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Santa Fe, NM, USA

  • 12 reviews
  • 14 ratings
  • 68 titles in library
  • 0 purchased in 2018

  • What's Bred in the Bone

    • UNABRIDGED (16 hrs and 14 mins)
    • By Robertson Davies
    • Narrated By Frederick Davidson

    Francis Cornish was always good at keeping secrets. From the well-hidden family secret of his childhood to his mysterious encounters with a small-town embalmer, an expert art restorer, a Bavarian countess, and various masters of espionage, the events in Francis' life were not always what they seemed. This wonderfully ingenious portrait of an art expert and collector of international renown is told in stylish, elegant prose and endowed with lavish portions of Davies' wit and wisdom.

    Nancy says: "More Fabulous Robertson Daview"
    "More Fabulous Robertson Daview"

    I loved this book (including the reader) and only wish it would go on and on. Less humerous and a bit darker than some of Robertson Davies' others (Salterton Tril, for example) but equally as entertaining. With Davies' superb subtlety and attention to detail and his extraordinary characters and their surroundings, the story of Francis Cornish takes us through the first half of the 20th century and two world wars almost as an aside. The Francis, the story and the words are the thing, well read and exquisitely crafted. A really brilliant, thought provoking work.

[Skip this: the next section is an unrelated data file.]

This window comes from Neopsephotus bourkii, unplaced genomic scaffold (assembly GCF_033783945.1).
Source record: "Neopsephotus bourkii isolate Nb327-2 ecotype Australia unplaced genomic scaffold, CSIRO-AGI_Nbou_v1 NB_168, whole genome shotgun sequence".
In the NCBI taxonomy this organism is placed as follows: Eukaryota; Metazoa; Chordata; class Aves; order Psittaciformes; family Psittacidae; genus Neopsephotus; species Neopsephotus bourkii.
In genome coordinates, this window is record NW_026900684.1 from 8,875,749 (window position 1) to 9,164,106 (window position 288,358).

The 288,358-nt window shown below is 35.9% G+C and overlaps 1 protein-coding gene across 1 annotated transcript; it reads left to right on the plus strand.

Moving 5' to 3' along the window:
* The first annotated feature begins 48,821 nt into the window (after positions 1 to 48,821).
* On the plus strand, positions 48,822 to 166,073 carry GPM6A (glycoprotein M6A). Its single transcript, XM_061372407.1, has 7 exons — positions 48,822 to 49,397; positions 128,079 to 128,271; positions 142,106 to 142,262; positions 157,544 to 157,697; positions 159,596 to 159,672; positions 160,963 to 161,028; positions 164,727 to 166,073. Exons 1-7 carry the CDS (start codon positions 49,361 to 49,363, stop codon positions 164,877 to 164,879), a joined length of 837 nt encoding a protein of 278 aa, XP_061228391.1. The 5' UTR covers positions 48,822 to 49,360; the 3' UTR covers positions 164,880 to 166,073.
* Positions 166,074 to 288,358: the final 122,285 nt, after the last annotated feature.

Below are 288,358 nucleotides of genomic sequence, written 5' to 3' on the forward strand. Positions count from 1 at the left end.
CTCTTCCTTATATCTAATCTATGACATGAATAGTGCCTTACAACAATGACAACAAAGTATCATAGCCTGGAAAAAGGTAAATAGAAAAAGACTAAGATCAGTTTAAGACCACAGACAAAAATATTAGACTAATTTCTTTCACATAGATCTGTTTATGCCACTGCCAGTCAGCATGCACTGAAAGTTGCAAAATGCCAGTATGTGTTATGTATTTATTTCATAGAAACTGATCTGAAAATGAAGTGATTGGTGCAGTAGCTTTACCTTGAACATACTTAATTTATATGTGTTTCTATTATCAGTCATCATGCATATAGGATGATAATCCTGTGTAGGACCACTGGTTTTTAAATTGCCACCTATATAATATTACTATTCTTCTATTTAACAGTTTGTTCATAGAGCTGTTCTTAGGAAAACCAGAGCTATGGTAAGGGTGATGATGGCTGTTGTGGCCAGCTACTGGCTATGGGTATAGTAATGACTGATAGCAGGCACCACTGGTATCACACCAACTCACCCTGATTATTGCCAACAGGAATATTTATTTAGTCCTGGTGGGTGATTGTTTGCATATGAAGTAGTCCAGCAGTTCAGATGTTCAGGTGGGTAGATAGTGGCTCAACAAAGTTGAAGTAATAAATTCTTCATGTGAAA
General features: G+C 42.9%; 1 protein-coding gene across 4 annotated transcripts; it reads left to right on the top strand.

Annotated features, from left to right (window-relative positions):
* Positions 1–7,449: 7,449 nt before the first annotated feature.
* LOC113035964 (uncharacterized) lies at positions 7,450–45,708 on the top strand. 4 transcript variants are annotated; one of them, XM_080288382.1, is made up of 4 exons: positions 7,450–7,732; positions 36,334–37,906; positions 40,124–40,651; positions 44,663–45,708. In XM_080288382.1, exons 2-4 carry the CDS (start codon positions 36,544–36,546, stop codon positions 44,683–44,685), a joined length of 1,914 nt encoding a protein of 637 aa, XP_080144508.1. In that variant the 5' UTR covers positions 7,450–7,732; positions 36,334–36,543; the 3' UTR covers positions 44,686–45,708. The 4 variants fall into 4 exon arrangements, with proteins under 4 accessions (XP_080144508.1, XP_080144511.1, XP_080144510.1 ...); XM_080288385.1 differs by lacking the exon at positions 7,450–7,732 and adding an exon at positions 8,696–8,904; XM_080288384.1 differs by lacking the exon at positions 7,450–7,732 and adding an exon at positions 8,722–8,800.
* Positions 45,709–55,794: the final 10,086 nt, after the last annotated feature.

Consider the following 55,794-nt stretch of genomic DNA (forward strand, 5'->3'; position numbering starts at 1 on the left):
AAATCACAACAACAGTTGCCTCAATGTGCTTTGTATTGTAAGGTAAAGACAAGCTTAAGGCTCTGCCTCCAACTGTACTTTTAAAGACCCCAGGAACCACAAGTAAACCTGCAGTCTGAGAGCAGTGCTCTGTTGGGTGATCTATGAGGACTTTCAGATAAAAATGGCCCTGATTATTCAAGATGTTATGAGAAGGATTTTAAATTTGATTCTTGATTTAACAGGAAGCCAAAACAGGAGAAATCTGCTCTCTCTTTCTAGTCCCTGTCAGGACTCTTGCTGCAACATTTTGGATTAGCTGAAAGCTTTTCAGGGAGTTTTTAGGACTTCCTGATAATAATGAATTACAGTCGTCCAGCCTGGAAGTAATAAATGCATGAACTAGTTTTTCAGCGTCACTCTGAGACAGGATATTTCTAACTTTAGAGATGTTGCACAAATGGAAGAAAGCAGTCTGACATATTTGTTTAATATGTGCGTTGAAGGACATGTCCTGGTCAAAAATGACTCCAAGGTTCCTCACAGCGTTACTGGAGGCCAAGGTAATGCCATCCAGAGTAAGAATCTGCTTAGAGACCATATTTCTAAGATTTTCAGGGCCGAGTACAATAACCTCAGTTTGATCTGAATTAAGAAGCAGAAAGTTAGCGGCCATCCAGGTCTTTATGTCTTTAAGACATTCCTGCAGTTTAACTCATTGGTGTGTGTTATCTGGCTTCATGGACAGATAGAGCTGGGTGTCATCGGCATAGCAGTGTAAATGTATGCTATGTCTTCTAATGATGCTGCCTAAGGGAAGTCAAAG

14 of 14 people found this review helpful
  • The Last King of Scotland

    • UNABRIDGED (13 hrs and 53 mins)
    • By Giles Foden
    • Narrated By Mirron E. Willis
    • Whispersync for Voice-ready

    Shortly after his arrival in Uganda, Scottish doctor Nicholas Garrigan is called to the scene of a bizarre accident: Idi Amin, careening down a dirt road in his Maserati, has hit a cow. When Garrigan tends to Amin, the dictator, obsessed with all things Scottish, appoints him as his personal physician. So begins a fateful dalliance with the African leader whose Emperor Jones-style autocracy would transform into a reign of terror.

    James says: "Worst Production Ever"
    "Worth the listen"

    After reading all the reviews, I decided to go ahead anyway and am glad i did. the book is a very good compliment to the movie and the french documentary on Idi Amin Dada -- lots of raw footage of him in the 70s. I did not find the accents distracting, but instead well done (except for the israli character). The book itself is well written, admittedly, perhaps, could have used some editing, especially in the last 2 hours, but I enjoyed and would recommend to those who have and have not seen the movie.

    5 of 5 people found this review helpful
  • Final Jeopardy

    • UNABRIDGED (10 hrs and 36 mins)
    • By Linda Fairstein
    • Narrated By Barbara Rosenblat

    In Final Jeopardy, Manhattan's Assistant D.A. Alexandra Cooper makes her debut. Stunning movie star Isabella Lascar is found dead outside the prosecutor's summer home. The question is, was the shot meant for Alex? Former sex crimes prosecutor Linda Fairstein is the New York Times best-selling author of The Bone Vault and has won international acclaim for her gritty, experience based thrillers.